"A dam made of dirt,
wood and other building materials has been erected in the initial ditch that
contains a majority of the oil, with an additional blockade set up in two
culverts connected to coves that allow water into Lake Conway".
"The obstructions will prevent any oil from passing through for an extended period of time, possibly days, Dodson added."
If the oil was contained the first day, what's all the fuss about?
Early reports appear to have been over-optimistic.
There are more than 100 photographs on the website for the EPA On Site Coordinator, from the period March 29-April 6. They show that the oil got into active waterways almost immediately on March 29. And at least some of the oil was also flowing on the ground and into the street, ending up going down a storm drain.
EPA image #78 shows "Sorbent boom in place at discharge point from neighborhood underneath Main Street" -- four days after the spill, on April 2.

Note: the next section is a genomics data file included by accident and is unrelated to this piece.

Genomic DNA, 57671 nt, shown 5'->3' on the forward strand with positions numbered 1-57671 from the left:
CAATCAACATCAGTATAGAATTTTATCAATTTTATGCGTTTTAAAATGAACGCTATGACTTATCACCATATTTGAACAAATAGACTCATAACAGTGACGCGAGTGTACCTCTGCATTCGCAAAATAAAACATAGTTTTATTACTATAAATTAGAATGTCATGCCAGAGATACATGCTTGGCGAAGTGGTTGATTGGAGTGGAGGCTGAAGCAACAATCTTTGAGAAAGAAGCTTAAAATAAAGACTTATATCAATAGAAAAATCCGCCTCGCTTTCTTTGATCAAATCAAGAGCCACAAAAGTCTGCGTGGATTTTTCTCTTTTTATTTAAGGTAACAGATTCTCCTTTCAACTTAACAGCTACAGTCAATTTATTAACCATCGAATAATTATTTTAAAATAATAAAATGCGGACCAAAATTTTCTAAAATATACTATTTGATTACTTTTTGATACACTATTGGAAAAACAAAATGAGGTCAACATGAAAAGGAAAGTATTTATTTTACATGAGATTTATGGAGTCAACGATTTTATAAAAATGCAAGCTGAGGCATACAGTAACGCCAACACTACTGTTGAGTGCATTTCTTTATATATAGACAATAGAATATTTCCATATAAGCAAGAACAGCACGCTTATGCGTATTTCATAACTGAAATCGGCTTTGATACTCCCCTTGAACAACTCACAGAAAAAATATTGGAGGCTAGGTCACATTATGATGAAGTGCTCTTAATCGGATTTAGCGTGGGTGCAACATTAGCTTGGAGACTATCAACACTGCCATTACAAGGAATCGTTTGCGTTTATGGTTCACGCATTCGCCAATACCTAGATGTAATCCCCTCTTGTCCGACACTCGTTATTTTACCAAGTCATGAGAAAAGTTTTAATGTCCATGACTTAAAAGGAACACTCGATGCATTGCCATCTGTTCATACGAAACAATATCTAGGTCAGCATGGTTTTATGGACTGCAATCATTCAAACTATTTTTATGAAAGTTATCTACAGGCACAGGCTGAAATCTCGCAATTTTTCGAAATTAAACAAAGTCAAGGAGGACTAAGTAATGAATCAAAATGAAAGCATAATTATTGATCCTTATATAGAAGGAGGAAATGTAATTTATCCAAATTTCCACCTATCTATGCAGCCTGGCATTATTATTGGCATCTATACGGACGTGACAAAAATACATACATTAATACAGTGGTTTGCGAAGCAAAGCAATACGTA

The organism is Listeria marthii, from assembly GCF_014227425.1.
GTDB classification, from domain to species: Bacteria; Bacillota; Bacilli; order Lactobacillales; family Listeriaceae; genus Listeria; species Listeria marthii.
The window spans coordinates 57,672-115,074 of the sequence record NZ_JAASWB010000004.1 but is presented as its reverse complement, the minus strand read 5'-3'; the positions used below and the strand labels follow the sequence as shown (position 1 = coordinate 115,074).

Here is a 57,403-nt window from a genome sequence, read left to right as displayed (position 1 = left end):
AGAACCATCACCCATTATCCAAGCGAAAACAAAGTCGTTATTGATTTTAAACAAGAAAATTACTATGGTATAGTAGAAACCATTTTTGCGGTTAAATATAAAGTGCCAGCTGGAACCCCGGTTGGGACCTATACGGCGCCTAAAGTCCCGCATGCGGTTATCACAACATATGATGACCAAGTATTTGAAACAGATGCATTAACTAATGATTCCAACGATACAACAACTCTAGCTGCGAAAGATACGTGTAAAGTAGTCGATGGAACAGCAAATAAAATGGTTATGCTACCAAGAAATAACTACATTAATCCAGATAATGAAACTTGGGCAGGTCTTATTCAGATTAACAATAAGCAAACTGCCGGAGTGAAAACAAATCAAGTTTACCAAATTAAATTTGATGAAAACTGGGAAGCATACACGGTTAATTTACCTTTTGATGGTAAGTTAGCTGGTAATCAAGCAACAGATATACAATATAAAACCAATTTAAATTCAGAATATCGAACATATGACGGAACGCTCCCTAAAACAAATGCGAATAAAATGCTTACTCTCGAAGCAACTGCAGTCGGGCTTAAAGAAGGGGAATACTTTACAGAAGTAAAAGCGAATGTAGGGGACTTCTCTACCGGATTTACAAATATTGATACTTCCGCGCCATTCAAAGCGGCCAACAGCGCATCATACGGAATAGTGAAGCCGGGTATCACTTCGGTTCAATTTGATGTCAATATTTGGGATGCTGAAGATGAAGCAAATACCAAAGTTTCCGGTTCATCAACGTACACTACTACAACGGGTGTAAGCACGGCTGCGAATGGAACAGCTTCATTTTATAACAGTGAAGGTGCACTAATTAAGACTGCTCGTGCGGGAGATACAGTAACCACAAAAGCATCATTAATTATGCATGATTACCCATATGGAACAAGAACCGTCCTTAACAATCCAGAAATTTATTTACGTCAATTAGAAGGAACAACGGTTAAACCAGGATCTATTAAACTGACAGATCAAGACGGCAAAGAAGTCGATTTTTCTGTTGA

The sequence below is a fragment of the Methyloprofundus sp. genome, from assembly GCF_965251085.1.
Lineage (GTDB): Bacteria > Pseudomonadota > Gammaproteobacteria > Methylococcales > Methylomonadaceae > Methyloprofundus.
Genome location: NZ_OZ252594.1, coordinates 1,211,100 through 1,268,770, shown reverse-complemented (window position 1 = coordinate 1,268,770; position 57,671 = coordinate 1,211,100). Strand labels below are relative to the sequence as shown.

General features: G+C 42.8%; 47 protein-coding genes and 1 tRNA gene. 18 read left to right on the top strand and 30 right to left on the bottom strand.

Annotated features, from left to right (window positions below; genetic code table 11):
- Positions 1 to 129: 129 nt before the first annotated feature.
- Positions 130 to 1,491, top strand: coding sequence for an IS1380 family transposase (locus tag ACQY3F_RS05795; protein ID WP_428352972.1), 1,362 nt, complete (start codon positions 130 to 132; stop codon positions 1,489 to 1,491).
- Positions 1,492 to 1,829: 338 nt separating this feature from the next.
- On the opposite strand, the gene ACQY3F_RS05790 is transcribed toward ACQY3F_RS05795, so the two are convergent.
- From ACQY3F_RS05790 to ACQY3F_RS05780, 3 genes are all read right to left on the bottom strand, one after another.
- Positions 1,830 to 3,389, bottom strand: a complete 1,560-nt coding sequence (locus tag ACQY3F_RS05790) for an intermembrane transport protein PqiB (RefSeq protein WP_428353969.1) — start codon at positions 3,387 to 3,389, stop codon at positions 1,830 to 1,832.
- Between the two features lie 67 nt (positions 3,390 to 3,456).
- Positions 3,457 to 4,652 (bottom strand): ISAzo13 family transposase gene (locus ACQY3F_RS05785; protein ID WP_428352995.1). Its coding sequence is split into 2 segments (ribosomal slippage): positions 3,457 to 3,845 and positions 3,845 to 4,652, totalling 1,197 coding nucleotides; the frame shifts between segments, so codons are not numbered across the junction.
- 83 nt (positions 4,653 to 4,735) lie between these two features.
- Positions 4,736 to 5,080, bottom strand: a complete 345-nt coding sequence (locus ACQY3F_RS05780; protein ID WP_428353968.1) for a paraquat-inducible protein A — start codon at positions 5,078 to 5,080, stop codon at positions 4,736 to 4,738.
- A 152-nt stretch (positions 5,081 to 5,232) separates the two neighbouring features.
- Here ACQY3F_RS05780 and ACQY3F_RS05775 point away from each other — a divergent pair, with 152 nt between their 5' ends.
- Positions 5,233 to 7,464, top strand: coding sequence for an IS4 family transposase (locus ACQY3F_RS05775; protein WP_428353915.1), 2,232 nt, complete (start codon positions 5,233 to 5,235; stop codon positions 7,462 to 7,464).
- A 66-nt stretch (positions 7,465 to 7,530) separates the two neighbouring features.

EPA image #90 shows "Containment boom installed in Lake Conway" on April 2.
Has tar sands oil reached Lake Conway or not?
ExxonMobil reportedly says it has not.
Grist.org reporter Suzi Parker says that Arkansas Attorney General McDaniel "reported Friday morning [April 5] that there is oil in Lake Conway despite ExxonMobil's assurances to the contrary."
The Grist report adds:
"'Great efforts have been taken to limit the spread of the oil to only one area of Lake Conway, which is referred to as the Cove, but the Cove and Lake Conway are hydrologically connected and are therefore one body of water,' Aaron Sadler, spokesman for McDaniel, told Grist.
"Meanwhile, access to the site continues to be tightly policed. According to InsideClimate, ExxonMobil threatened reporter Lisa Song with arrest on Wednesday when she entered the command center looking for government officials.
So is it like martial law or a police state in Mayflower, or are these just more whiners and media frenzy whippers?
Hard to tell. Of course it could be both.
The restricted area is considerably smaller than the no-fly zone's 78 square miles.